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The stock market has now given back almost all of its late-December gains and it looks like it’s finally starting to pay attention to the canary in the coal mine that is the junk bond market.

As I pointed out about a month ago, the divergence between stocks and junk bond spreads (see the chart in the tweet above) is critical because we saw similar action at the peaks in 2000 and 2007. In fact, today’s divergence is wider than either of those two precedents.

What’s remarkable about this to me is that over the past 7 years, junk bond risk appetites (as measured by the ratio between the high-yield ETF and the 5-year treasury bond) and stock prices have had a 98% correlation coefficient. So the recent weakness in junk appetites currently implies a price target of 1750 on the S&P 500 (based on the statistical forecast), or 12.5% lower than the current level.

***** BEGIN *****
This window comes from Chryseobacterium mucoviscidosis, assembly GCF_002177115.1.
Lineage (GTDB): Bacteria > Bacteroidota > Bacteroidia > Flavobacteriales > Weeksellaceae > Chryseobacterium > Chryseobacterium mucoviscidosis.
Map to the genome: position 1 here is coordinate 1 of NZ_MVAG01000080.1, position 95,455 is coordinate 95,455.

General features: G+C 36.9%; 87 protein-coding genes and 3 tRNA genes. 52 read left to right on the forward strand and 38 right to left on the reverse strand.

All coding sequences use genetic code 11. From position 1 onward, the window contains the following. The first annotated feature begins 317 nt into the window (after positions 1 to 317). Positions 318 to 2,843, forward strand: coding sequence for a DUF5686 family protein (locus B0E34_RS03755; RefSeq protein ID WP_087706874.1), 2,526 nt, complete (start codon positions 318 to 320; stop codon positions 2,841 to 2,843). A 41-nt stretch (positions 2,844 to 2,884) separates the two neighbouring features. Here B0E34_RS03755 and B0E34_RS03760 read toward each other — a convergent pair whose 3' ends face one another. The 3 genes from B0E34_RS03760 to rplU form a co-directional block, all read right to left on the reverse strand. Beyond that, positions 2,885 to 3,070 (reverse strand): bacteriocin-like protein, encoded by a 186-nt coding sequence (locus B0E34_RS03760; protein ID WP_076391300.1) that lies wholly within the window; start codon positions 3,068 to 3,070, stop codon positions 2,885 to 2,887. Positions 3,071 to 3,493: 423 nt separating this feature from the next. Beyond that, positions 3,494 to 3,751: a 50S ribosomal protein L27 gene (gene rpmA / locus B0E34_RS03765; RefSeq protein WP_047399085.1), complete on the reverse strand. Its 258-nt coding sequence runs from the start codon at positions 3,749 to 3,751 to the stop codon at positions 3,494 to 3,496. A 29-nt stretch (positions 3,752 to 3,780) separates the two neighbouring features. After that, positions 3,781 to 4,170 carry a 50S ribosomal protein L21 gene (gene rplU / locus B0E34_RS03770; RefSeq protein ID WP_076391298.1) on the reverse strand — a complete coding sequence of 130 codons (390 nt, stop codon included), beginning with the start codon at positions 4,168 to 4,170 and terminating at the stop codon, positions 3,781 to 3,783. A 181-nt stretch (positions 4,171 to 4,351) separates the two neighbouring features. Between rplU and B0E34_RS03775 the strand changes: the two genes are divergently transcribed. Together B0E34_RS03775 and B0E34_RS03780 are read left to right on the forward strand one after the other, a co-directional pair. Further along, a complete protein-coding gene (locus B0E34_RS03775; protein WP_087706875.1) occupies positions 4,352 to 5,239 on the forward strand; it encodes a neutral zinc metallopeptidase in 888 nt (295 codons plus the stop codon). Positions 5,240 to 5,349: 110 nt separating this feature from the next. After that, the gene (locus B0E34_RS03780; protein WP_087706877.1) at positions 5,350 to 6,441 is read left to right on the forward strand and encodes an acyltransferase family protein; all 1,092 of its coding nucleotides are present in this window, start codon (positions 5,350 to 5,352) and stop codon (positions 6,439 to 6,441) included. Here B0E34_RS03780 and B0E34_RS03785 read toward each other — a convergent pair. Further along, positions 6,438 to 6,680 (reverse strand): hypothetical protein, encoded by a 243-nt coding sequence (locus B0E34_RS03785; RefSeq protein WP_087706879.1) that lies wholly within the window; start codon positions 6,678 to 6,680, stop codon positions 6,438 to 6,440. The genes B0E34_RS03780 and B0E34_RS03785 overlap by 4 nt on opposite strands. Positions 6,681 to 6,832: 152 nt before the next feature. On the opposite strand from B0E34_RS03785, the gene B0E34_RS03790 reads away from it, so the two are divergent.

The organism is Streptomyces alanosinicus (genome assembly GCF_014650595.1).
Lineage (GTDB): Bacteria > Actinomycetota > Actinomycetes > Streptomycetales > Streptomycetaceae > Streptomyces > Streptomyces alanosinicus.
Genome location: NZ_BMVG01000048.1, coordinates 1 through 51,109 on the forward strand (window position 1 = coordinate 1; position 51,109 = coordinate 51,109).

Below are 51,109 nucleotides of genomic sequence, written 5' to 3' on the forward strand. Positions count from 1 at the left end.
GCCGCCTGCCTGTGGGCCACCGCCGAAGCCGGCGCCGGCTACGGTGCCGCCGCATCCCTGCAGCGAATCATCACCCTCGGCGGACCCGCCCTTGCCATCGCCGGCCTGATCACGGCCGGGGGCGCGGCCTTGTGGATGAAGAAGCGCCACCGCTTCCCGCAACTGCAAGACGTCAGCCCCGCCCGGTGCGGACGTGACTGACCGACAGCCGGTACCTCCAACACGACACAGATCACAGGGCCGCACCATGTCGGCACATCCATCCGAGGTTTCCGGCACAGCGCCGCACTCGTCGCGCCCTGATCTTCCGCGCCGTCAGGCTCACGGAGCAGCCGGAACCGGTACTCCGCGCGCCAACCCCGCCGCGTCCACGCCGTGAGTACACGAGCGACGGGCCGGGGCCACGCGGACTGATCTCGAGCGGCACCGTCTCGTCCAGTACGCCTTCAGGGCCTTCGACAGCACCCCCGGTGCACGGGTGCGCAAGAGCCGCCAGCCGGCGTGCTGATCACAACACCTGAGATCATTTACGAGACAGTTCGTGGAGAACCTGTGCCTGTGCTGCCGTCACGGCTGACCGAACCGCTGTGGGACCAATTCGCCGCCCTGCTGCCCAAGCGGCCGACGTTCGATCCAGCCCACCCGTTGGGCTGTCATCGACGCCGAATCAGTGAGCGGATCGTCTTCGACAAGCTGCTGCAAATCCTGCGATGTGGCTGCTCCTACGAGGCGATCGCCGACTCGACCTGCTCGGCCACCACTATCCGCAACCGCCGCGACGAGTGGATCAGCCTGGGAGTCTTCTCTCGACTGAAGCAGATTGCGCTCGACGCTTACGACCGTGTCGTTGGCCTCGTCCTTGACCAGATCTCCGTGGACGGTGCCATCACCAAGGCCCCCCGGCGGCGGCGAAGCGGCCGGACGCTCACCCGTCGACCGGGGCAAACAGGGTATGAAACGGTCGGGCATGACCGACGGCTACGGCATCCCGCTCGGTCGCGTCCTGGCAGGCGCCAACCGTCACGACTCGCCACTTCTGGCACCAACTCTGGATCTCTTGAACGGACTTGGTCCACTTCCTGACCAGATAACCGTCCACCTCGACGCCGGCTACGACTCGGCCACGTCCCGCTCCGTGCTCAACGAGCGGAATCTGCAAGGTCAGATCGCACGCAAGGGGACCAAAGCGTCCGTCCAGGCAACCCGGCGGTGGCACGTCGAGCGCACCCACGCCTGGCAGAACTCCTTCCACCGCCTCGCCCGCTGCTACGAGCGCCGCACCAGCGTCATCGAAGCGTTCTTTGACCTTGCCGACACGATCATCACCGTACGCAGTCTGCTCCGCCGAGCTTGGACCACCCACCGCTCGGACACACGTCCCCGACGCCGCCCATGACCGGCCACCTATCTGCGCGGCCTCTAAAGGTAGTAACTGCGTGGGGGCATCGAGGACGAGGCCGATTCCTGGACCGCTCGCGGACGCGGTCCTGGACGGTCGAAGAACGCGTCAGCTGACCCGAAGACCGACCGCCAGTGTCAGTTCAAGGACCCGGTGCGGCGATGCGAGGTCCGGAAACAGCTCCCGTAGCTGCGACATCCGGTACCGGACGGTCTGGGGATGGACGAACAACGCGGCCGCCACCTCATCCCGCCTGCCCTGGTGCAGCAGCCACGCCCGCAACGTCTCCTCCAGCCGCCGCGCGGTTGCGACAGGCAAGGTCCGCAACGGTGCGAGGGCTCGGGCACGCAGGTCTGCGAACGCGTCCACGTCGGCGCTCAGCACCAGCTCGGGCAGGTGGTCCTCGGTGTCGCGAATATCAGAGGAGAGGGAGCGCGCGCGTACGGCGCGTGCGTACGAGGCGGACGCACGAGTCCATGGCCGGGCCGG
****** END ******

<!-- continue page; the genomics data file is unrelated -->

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This, however, is a moving target. A couple of weeks ago I wrote that this target stood at 1800. Because junk appetites have fallen since then, their implied target for stocks has, as well. Should junk appetites improve this target would move back up.

But it’s important to note that if risk appetites are broadly shifting to greater risk aversion, as Howard Marks recently suggested they might be, this divergence could very well mean exactly what it meant back in 2000 and 2007.